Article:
It’s a controversial subject in the tarot community and I would probably venture to guess that 50% of people support it, while 50% are adamantly against it. I fall into the latter camp. Why?
For a few reasons.
One, I don’t trust a certifying body to accurately represent all styles of tarot reading. Without a diverse group of people running one of these certifying boards, how can we ensure that the criteria is fair and balanced?
Two, I worry about the push for a mandatory certification. That leads to bureaucracy and power plays – not to mention people poking around in other people’s businesses. The last thing I want is someone dictating how I should run my tarot business or what sorts of ethics or methods I need to abide to.
Three, I don’t see a need for it. Clients don’t give a damn about certification. In all the years I’ve been at this game, not one person has ever asked me for proof of certification. Which means: it’s not necessary.
Some may argue that it will give legitimacy and prevent fraud in our industry. Perhaps in some states that have anti fortune telling laws, this might be a good thing but frankly, no matter how much paper hangs on a wall or what titles are bestowed upon people, it’s no guarantee that they will be legit. There are always going to be scammers in every field, and papers don’t mean a thing. A “grand master” can still be a con.
What about when the certifying boards collapse or change their minds?
I’ve also been paying attention to another situation that has been playing out in the public eye recently. Doreen Virtue, famous author and creator of the Angel Tarot Deck, has become a born-again Christian and is now denouncing tarot. Her decks are going to be produced but without her name on it. She had certification programs for Angelogy and Fairyology – and apparently, those are now total bunk since she’s dropping them like hot steaming piles of doo-doo. (Lisa Frideborg has been writing about this situation brilliantly – check out her posts.)
Why am I bringing this up? It’s to make another point: what about when you invest in this certification and then the person behind it decides it’s bogus for whatever reason? What if they close the doors or start slamming it publicly? Is your certification now void? If they have the power to bestow a title on them, do they also have the power to take that away when they tire of it or change their minds? This is a good question and one that begs exploration for any tarot person who thinks they should pay for certification.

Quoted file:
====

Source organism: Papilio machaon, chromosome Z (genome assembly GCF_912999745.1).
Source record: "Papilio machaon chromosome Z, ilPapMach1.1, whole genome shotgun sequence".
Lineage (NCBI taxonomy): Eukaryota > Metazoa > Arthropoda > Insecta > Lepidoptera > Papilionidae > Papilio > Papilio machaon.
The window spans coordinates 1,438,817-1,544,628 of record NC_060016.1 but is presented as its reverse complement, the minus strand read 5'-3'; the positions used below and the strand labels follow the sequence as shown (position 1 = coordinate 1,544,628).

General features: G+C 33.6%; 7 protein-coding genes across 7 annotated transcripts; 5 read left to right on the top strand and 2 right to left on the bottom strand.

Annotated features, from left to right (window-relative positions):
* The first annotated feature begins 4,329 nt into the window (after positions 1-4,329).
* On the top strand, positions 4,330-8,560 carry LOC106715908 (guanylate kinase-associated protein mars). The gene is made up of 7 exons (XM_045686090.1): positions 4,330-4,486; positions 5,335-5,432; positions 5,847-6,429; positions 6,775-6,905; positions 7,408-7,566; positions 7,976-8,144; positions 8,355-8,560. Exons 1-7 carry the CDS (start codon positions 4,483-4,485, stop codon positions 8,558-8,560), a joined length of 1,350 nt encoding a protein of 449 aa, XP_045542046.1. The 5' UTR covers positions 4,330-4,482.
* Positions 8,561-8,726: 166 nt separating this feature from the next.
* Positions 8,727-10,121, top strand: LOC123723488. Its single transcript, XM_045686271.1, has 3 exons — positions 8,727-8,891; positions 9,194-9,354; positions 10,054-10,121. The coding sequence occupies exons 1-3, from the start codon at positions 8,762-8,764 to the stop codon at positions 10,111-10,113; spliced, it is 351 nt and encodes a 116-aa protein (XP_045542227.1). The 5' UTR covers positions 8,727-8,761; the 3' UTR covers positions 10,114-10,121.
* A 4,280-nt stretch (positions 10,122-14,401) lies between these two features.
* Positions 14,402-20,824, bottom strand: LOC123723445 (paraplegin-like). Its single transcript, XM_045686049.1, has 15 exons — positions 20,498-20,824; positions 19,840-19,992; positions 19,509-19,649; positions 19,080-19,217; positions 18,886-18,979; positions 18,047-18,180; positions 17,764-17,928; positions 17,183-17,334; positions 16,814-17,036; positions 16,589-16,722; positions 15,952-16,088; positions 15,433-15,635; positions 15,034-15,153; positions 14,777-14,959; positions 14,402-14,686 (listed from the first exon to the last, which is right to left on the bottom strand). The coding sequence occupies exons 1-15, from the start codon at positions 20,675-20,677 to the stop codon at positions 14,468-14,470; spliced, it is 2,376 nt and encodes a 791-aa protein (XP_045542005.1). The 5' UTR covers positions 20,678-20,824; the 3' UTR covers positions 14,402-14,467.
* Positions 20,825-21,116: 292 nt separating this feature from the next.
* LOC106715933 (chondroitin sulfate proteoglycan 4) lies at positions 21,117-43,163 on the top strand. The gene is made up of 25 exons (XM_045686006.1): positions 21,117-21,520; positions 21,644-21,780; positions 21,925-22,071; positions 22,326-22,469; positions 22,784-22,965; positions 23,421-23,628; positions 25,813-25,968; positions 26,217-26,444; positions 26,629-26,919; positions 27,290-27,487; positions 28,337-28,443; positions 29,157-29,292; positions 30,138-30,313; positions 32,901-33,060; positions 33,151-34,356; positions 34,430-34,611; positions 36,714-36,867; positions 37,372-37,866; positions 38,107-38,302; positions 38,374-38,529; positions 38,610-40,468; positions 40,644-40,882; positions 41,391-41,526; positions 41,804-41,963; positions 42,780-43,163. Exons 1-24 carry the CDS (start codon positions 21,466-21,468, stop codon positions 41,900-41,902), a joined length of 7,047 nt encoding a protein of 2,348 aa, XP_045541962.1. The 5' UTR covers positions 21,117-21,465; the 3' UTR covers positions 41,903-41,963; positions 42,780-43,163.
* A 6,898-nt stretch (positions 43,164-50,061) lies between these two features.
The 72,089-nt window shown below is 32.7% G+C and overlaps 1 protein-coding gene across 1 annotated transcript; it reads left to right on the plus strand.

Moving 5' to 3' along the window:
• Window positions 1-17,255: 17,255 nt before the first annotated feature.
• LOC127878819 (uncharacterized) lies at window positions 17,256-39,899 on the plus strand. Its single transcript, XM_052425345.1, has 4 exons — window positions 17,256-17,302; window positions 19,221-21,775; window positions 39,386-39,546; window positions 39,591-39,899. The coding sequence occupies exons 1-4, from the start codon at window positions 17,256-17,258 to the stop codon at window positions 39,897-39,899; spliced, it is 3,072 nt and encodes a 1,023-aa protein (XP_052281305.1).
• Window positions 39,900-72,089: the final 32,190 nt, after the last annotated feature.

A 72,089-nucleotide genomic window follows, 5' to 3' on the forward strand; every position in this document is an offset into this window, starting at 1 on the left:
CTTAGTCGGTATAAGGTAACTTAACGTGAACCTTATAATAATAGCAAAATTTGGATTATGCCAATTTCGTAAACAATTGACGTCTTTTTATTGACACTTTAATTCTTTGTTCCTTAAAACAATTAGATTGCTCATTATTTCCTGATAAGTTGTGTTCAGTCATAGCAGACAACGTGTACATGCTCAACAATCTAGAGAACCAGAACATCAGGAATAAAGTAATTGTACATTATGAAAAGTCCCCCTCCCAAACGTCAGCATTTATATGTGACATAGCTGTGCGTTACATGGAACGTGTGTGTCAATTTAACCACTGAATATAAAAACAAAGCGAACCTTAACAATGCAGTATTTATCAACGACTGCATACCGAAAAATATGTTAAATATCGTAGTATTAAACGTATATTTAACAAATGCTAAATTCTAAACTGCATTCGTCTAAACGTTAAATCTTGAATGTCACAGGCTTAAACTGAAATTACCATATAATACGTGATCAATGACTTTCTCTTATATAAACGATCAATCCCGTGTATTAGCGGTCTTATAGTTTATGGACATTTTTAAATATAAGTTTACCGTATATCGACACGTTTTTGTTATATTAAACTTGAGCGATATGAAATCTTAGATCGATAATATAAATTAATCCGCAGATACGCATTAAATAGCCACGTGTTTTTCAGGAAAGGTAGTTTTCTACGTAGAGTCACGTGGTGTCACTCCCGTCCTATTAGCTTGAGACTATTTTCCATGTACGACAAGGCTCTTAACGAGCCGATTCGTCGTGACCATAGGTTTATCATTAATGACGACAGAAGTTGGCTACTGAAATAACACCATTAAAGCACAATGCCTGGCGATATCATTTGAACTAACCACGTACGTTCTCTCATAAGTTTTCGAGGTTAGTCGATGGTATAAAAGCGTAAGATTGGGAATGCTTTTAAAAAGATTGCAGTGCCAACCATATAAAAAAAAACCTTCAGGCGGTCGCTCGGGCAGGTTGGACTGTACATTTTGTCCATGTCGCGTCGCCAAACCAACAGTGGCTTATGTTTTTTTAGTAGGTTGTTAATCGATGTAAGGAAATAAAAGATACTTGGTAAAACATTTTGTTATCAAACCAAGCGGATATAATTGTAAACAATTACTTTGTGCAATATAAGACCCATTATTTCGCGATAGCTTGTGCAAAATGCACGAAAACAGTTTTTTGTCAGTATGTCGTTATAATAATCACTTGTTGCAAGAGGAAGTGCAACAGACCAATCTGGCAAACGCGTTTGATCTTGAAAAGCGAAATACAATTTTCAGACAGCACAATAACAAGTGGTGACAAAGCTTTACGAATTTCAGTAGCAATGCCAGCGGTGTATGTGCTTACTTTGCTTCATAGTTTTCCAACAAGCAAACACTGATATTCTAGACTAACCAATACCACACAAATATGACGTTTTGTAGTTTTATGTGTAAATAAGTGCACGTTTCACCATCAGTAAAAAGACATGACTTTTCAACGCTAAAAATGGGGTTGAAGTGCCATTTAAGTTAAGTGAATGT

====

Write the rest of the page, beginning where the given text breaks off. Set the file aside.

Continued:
For example, the two tarot certifying boards are now defunct. They’ve gone belly up with zero explanation. Does this mean that they were never legit? Were they simply an excuse for someone to make a buck? Do those certifications mean a thing now?
It’s hard to say.
Think twice before you plunk down your hard earned cash.
The Doreen Virtue situation and the collapse of the tarot certification boards does mean one thing: you should think long and hard before you get caught up in the certification stuff – or before you get lured into spending big bucks on a certification that may one day be worthless. Getting a certificate to say “I’ve completed this training” may instill confidence in you but slapping an “I’m ________ Certified” on your site won’t mean jack to the public. (Plus I wonder if putting those things on your site are just another ploy by the certifying body to score some SEO points. Yeah, I’m pretty skeptical.)
Ultimately, no paper or test will guarantee your success or your legitimacy. That is only earned through the hard work and dedication you apply to your craft – and the love you give to your clients. No certifying body can ever match that.
In short, invest if you feel called to do it but buyer beware.
© Theresa Reed | The Tarot Lady 2017
Here’s a handy-dandy post for you to read up before you go for that certification thing: The Hit List – Tarot Certification: a reality check checklist.